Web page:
Guides, Examples and Vocabularies

FSD's Guidelines in DMPTuuli

DMPTuuli is a data management planning tool for Finnish research organisations. It provides templates and guidance for making a data management plan (DMP).

Use DMPTuuli to check the requirements and guidance given by different research funders and research organisations. The tool will help you to create your own DMP according to predefined templates, requirements and guidance that pertain to your research.

The following recommendations are FSD's DMPTuuli guidelines for research projects planning to archive their data to the FSD. Guidelines are organised according to the DMP guiding questions in the Academy of Finland September 2016 Call. Please note that your organisation may also have incorporated it's own guidance and requirements in DMPTuuli.

Questions to answer:
» What types of data will the project collect or use?
» What file format will be used?
» What metadata standard will be used?
» How will ethical issues concerning data management be taken into account?
» How will copyright and IPR issues be managed?
» How will the data be made available for subsequent use by other researchers?
» With which collaborators will the data be managed and made openly available?

What types of data will the project collect or use?

Themes: Data Capture Methods, Data Description, Data Type

Describe briefly what kind of data will be collected and how they will be collected. Outline the type(s) of data (e.g. survey, interview, observation, face-to-face focus group, self-administered writings/diaries, photographs, news articles etc.) and estimate the foreseeable amount/volume of each datatype. Describe also any existing data you will reuse.

Tips for best practices

  • By reusing data, produced by you or others, you will avoid doing the work twice.
  • Check Aila Data Service Portal to browse and search for available data.

What file format will be used?

Themes: Data Format

File format is a primary factor in accessing and reusing your data in the future. List the file formats you use to save the data, such as CSV, TXT or MP3.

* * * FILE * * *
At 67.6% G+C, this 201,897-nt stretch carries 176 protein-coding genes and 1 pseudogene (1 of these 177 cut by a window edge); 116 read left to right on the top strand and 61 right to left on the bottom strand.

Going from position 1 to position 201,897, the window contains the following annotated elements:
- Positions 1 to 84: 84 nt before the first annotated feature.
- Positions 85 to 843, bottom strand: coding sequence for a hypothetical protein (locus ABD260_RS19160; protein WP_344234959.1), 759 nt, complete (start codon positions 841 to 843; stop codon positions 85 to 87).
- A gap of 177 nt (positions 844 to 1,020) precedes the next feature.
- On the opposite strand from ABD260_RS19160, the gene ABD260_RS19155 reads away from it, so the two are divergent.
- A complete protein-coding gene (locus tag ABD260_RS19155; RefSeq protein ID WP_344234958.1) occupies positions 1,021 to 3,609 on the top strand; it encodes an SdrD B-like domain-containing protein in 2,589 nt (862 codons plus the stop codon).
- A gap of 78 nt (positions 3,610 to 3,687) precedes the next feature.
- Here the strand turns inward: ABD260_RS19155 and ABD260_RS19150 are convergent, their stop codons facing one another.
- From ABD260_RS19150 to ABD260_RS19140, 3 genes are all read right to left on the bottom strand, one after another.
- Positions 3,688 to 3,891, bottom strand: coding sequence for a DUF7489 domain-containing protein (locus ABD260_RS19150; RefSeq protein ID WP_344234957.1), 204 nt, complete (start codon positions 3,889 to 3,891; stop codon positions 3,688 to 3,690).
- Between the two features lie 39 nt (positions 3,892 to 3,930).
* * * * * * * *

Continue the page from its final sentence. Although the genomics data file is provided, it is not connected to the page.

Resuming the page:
Tips for best practices

  • Check the digital file formats used at the FSD for different types of data.
  • Be aware that some statistical formats impose restrictions on the handling of missing information, the number of variables, the length of variable names, and characters allowed in variable and value labels.
  • Do not include content or structural information in data files by formatting the text (i.e. using doc-format for bolding or italicization) because formatting disappears in conversions to other formats. If formatting is indispensable to understand the data, use the PDF/A file format.

What metadata standard will be used?

Themes: Metadata

Detailed documentation of data contains information on the topic and authors/creators of the data, sampling and data collection methods, and target population, time period and geographic coverage of the data. The FSD requires a completed Dataset Description Form for research data that will be deposited to the Archive. For qualitative data the form is available in Finnish (Tutkimusaineiston kuvauslomake).

The Archive will do the final documentation of archived datasets by using DDI metadata standard.

Tips for best practices with quantitative data

  • Create a detailed document that explain terms, variable names and labels, and abbreviations used.
  • Save one empty copy of the questionnaire. If you create a web-based/computer-assisted questionnaire, save the questions and response alternatives in a text file in the order they are presented to the respondents.
  • If the data are created by using source information (books, registers etc.), list the data sources and describe their selection method and define the variables that are used.

Tips for best practices with qualitative data

  • Separately preserve all the documents that refer to or have affected the data. These may include interview questions, writing instructions, transcription methods used and information sheets given to research participants.
  • Documentation of each data unit (e.g. an interview, a text written by a participant, a newspaper article) is necessary to enable archiving and reuse of the data. See the guidelines for Documenting background information.